Since there is currently a rather large amount of poverty around that ideally would be rapidly alleviated, you could legitimately expect that the proposals that each side brought to the table might significantly erode the poverty under review. Sadly, however, neither set of proposals do.
Paul Ryan's politics dictate that those who are down on their luck -- even children -- are soulless, not the Wall Street bankers who continue to crush the American middle class, necessitating such assistance in the first place.
Last week, my colleague on the Budget Committee, Rep. Paul Ryan, put out a report: "The War on Poverty: 50 Years Later." Let's be clear, this report is nothing more than an ideologically bankrupt battle plan to attack the poor.
It is a sign of how far right the Republican Party has moved that New York Times columnist Ross Douthat describes Rep. Paul Ryan as a "moderate." In any rational look at the spectrum of American political views, it is hard to imagine attaching the word "moderate" to Ryan on any issue.
House Budget Committee Chairman Paul Ryan (R-WI) and his staff have reviewed whether President Johnson's "War on Poverty" has been effective over the last 50 years. There are at least five major problems with the report and the subsequent conclusions that are reached.
The result of the Republican budget would be opportunity only for those who already have money. So, of course, the GOP had to try to kill a budget conceived under the proposition of opportunity for everyone.
Ukraine erupted in crisis during the past week, as Russia's Vladimir Putin essentially grabbed Crimea in his own hissy fit. President Obama, of course, has very limited options for dealing with Russia.
For too long, reporters have been bamboozled by Ryan, who claims to be a both a budget expert and something of a social philosopher. But he's just a slick talker who appears to have flunked basic math in high school or college, because his budget numbers never add up.
It's a detailed, serious look at the issue but is beset with misleading evidence and conclusions. There's also something that I found fundamentally odd about the report.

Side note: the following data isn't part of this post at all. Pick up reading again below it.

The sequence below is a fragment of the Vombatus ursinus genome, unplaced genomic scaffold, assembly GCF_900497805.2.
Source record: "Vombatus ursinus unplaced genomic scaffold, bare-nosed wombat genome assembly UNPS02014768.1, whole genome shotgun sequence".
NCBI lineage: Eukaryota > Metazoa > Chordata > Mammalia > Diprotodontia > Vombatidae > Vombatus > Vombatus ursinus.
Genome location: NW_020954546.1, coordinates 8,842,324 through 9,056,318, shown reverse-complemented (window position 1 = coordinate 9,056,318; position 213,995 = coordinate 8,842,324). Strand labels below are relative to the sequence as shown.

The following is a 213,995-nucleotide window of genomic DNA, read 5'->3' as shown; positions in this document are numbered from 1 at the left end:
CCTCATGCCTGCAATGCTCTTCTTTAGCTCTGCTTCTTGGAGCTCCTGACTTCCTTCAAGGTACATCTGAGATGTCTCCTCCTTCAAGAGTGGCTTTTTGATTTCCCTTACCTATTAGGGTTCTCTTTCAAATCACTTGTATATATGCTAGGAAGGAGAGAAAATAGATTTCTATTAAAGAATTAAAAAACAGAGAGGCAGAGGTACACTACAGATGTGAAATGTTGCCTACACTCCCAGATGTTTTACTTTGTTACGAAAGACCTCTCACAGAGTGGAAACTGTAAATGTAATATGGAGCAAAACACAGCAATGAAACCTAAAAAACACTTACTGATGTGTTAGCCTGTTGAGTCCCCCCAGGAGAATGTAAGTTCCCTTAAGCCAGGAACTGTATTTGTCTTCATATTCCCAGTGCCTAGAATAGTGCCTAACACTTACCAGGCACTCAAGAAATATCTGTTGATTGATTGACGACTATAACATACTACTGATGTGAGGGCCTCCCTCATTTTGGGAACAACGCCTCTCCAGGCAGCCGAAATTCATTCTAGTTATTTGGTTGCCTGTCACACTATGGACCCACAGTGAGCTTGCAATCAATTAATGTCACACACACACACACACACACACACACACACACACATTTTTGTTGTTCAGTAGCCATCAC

The American dream is in crisis. According to a recent nationwide poll by American Viewpoint, by overwhelming margins, American voters believe that the lives of children have gotten worse rather than better over the past decade.
Rather than have substantive discussions on how we can increase wages for millions of hard-working Americans without losing jobs, both sides will cherry pick the data they want to accentuate and dismiss the rest. This sort of tribal nature of politics is partly to blame for the lack of action in Washington these days.
Republicans want a strong, upwardly mobile middle class and a weak government, but the two cannot coexist. Given the party's obsession with cutting government spending, "mobility" will remain a hollow mantra, nothing more.
The elitism of the right wing -- personified by Tom Perkins and his "system" -- makes me sick. More than that, it makes me angry, and anger is a powerful motivator. We have to understand what progressivism is up against.
House Republicans were so extreme that they forced Boehner to choose between political suicide -- as the American people would have overwhelmingly blamed Republicans had we defaulted -- and essentially turning the Congress over to Democrats, at least on this issue.
I'm tired of hearing about a battle for the Republican Party between mainstream business interests and the Tea Party. The battle is over and the Tea Party has won, at least in Congress.
Do you remember any Republicans saying that Mitt Romney's wealth created a "disincentive" for his wife to go out and work, and that this was somehow a bad thing? Of course not.